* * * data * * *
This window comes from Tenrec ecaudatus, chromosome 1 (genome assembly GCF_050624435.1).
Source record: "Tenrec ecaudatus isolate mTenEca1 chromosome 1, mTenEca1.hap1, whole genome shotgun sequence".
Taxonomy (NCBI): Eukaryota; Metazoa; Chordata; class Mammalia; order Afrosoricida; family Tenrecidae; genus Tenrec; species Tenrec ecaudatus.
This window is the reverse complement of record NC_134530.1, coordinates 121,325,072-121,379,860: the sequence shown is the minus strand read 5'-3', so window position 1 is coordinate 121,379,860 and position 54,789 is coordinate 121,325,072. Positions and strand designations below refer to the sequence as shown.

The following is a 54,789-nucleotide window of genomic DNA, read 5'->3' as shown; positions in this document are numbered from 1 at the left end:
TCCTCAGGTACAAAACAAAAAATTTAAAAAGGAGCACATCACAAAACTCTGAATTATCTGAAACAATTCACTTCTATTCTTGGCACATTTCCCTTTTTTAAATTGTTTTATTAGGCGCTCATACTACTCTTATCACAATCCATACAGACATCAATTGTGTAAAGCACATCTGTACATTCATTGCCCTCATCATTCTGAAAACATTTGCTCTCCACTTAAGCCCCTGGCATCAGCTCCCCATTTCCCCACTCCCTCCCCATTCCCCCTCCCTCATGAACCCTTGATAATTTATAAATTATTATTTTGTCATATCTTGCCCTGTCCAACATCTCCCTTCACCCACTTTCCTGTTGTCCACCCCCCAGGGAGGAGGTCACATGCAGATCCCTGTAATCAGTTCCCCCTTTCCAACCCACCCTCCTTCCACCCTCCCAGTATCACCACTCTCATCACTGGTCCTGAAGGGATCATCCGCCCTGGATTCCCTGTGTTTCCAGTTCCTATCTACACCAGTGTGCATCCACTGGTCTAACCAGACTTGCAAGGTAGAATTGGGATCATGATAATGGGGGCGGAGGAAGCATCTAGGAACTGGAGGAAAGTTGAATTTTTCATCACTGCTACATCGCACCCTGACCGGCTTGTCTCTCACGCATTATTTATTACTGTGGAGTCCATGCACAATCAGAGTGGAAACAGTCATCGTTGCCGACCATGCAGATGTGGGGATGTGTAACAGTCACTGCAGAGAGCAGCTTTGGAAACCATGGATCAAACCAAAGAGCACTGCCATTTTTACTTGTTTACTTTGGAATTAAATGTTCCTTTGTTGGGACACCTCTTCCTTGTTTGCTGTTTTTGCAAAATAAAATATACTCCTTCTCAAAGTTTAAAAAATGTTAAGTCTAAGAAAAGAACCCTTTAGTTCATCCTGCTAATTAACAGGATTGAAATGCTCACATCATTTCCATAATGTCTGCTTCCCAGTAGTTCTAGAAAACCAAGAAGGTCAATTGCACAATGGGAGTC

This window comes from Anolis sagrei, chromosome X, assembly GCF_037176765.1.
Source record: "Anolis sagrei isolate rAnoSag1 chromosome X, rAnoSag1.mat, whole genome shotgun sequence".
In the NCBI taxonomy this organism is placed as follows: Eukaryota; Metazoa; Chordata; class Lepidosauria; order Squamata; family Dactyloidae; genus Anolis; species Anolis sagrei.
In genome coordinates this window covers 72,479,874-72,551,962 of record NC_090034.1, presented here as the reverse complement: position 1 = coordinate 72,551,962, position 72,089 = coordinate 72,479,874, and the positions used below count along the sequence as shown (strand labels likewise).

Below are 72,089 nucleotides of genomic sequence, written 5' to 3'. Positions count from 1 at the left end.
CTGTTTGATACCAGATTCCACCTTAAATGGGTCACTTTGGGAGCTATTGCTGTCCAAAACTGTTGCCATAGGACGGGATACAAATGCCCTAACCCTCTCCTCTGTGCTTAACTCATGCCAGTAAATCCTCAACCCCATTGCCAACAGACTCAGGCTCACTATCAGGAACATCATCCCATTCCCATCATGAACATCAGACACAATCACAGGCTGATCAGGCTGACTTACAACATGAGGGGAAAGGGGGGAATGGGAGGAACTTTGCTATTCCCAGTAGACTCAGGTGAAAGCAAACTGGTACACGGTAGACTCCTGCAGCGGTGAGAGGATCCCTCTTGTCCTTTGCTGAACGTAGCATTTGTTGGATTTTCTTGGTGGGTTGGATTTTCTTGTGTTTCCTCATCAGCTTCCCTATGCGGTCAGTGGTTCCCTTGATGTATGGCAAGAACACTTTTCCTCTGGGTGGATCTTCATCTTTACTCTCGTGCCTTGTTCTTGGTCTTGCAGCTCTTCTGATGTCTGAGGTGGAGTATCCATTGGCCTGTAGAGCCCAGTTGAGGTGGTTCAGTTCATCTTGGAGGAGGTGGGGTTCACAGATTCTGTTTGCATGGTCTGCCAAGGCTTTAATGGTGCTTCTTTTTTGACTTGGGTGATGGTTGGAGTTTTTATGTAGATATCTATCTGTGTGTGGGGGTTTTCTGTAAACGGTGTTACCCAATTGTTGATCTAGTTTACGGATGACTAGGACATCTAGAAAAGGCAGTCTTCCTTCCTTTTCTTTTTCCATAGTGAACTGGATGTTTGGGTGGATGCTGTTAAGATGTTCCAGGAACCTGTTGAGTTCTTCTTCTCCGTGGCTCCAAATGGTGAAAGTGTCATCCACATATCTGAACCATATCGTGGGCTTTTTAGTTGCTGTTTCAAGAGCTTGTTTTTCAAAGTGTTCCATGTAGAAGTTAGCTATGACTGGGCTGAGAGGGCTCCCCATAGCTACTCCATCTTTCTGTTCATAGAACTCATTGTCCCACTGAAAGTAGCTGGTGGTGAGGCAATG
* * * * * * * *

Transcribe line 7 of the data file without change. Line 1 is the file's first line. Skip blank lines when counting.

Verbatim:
This window comes from Anolis sagrei, chromosome X, assembly GCF_037176765.1.